By Graham Hancock,

Why should I read it?

5 authors picked Fingerprints of the Gods as one of their favorite books, and they share why you should read it.

What is this book about?

Could the story of mankind be far older than we have previously believed? Using tools as varied as archaeo-astronomy, geology, and computer analysis of ancient myths, Graham Hancock presents a compelling case to suggest that it is.
 
“A fancy piece of historical sleuthing . . . intriguing and entertaining and sturdy enough to give a long pause for thought.”—Kirkus Reviews
 
In Fingerprints of the Gods, Hancock embarks on a worldwide quest to put together all the pieces of the vast and fascinating jigsaw of mankind’s hidden past. In ancient monuments as far apart as Egypt’s Great Sphinx, the strange Andean…


Book cover of The Stand

Brian L. Braden Why did I love this book?

What happens after the End of the World? Is the end really the end? Stephen King’s classic masterpiece about the ultimate battle between good and evil following civilization’s collapse wrestles with this very concept. In his timeless epic, King explores the personal toll inflicted on those few who survive Armageddon, and how they react to being pawns of greater powers, both holy and unholy. When I read it the first time, I asked myself how I would react if I were one of King’s characters. Which side would I truly be on? King’s themes of good and evil, and what side we flawed humans would choose, works so well because his characters are so relatable. The Stand deeply impacted my writing style, and my own novel.

By Stephen King,

Why should I read it?

19 authors picked The Stand as one of their favorite books, and they share why you should read it.

What is this book about?

Stephen King's apocalyptic vision of a world blasted by virus and tangled in an elemental struggle between good and evil remains as riveting and eerily plausible as when it was first published.

Soon to be a television series.

'THE STAND is a masterpiece' (Guardian). Set in a virus-decimated US, King's thrilling American fantasy epic, is a Classic.

First come the days of the virus. Then come the dreams.

Dark dreams that warn of the coming of the dark man. The apostate of death, his worn-down boot heels tramping the night roads. The warlord of the charnel house and Prince of…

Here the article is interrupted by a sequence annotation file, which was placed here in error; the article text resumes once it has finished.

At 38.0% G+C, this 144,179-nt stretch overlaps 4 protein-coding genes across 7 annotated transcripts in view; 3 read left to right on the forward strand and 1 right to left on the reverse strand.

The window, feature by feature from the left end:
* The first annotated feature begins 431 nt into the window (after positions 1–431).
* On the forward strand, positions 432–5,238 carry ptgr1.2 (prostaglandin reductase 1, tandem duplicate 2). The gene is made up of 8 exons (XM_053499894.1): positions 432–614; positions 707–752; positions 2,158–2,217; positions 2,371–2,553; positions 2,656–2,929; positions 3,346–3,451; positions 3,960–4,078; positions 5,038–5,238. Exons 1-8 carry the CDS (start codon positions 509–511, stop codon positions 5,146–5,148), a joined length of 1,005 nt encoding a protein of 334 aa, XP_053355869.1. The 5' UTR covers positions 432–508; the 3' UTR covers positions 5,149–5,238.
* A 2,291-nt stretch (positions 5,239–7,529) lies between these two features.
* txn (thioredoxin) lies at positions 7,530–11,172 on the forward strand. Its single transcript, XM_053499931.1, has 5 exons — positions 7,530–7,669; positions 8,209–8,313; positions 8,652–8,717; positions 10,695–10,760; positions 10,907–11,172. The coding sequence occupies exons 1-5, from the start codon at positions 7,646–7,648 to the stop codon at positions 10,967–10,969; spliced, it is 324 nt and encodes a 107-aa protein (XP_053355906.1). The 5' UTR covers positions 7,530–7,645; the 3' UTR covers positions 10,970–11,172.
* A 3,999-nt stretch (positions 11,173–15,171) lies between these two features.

Book cover of The Clan of the Cave Bear

Brian L. Braden Why did I love this book?

“Archeology” is the study of human prehistory through the excavation and analysis of artifacts and other physical remains. Author Jean M. Auel humanized what archeologists coldly classified as the human sub-species Homo Neanderthalensis, and changed literature forever. In her 1980 breakout novel The Clan of the Cave Bear she breathed life into bits of bone, stone chips, and cave art and, in the doing, made Neanderthals real to millions of readers. Jean M. Auel gave Neanderthals real hopes, fears, love and inner darkness. Through the eyes of a Cro-Magnon girl named Ayla, Auel saw Neanderthals not as primitive brutes, but fully realized people. This fictionalized humanity of what previously was only abstract scientific theory profoundly inspired me as a writer, and influenced my novel.

By Jean M. Auel,

Why should I read it?

4 authors picked The Clan of the Cave Bear as one of their favorite books, and they share why you should read it.

What is this book about?

This novel of awesome beauty and power is a moving saga about people, relationships, and the boundaries of love.

Nominated as one of America’s best-loved novels by PBS’s The Great American Read

Through Jean M. Auel’s magnificent storytelling we are taken back to the dawn of modern humans, and with a girl named Ayla we are swept up in the harsh and beautiful Ice Age world they shared with the ones who called themselves the Clan of the Cave Bear.